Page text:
• To this end, the Panel recommends changes that would place the directors of Canadian public companies on a comparable footing to their Delaware counterparts when exercising their fiduciary duties in relation to acquisition proposals.

The Canadian Economic Union

  • Canada’s federal system has not evolved sufficiently to keep pace with Canada’s changing economic context. The result is a misalignment of revenue sources with program responsibilities as well as market fragmentation due to a proliferation of internal barriers to the free movement of goods, services and people that drive up costs and weaken Canada’s competitiveness.
  • The federal government should provide leadership by setting a deadline for the elimination of all internal barriers between the provinces and territories that inhibit the free flow of goods, services and people.
  • As part of efforts to strengthen the economic union, the federal government should also provide leadership regarding national securities regulation, and better harmonize federal environmental assessment procedures with provinces respecting provincial review timelines.

Canada–US Economic Ties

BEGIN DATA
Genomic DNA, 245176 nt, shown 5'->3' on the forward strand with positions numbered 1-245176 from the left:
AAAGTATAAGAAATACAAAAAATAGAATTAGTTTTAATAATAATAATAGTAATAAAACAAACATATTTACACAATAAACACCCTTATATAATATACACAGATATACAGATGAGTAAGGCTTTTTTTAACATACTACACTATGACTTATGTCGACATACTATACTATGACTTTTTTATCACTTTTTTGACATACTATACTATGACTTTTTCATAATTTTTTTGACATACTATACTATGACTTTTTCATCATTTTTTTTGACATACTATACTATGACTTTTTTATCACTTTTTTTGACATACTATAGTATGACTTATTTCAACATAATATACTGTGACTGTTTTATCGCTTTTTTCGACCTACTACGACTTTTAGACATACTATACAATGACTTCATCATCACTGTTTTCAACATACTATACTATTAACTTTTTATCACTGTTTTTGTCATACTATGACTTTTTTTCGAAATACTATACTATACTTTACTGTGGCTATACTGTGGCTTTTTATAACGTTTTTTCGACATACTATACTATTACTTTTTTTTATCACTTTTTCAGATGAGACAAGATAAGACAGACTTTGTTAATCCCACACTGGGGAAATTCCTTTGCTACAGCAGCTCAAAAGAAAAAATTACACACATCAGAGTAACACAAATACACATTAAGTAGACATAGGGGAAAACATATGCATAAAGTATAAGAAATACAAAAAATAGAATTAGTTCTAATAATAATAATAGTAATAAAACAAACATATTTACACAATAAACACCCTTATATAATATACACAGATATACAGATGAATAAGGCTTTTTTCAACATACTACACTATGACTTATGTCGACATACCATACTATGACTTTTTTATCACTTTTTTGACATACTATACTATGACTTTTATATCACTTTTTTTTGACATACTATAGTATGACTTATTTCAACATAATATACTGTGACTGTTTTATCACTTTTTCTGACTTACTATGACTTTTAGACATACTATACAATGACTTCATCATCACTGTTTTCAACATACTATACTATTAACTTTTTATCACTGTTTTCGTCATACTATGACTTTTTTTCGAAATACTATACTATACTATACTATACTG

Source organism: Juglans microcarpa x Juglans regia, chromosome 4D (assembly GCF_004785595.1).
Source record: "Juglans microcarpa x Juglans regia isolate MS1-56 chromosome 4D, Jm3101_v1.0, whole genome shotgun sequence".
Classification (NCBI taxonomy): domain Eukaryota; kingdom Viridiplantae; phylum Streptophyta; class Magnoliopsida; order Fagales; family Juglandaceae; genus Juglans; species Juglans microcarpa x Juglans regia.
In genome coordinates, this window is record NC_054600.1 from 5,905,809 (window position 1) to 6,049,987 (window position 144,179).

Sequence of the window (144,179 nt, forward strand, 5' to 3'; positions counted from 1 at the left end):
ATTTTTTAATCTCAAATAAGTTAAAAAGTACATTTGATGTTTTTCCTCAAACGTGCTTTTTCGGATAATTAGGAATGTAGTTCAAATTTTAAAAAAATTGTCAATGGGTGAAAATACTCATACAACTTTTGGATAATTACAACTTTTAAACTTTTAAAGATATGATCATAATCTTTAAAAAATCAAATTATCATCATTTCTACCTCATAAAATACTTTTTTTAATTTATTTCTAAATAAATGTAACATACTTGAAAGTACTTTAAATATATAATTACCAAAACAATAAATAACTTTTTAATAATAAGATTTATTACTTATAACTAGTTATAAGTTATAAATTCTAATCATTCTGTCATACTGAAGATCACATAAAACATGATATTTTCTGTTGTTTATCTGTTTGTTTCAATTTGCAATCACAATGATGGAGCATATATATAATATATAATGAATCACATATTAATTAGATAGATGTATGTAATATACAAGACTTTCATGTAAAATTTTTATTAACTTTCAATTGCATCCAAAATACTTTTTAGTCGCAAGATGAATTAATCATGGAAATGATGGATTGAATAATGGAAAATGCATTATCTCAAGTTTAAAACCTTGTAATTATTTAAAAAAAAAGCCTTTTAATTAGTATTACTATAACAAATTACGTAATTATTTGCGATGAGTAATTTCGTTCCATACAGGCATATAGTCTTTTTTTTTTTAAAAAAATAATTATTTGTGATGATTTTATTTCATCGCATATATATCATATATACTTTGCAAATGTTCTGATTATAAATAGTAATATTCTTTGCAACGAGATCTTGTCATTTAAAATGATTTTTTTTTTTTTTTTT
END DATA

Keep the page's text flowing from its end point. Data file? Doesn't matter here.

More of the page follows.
• In the wake of the North American Free Trade Agreement, Canada restructured much of its economy to integrate with that of the US.
  • Canada would benefit by further strengthening its economic relationship with the US, and should make every effort to capitalize on this unique relationship.
  • The Panel believes that addressing the thickening Canada–US border through direct bilateral engagement at the highest political levels should be the number one trade priority for Canada.

International Trade and Investment

  • Canada derives a considerable portion of its wealth from international trade and investment. However, too few Canadian companies have excelled at exploiting new economic opportunities beyond the US or in countries aside from those where Canadians have long-standing relationships.
  • Canada also has a poor track record of completing key foreign trade and investment protection agreements, falling behind many other countries.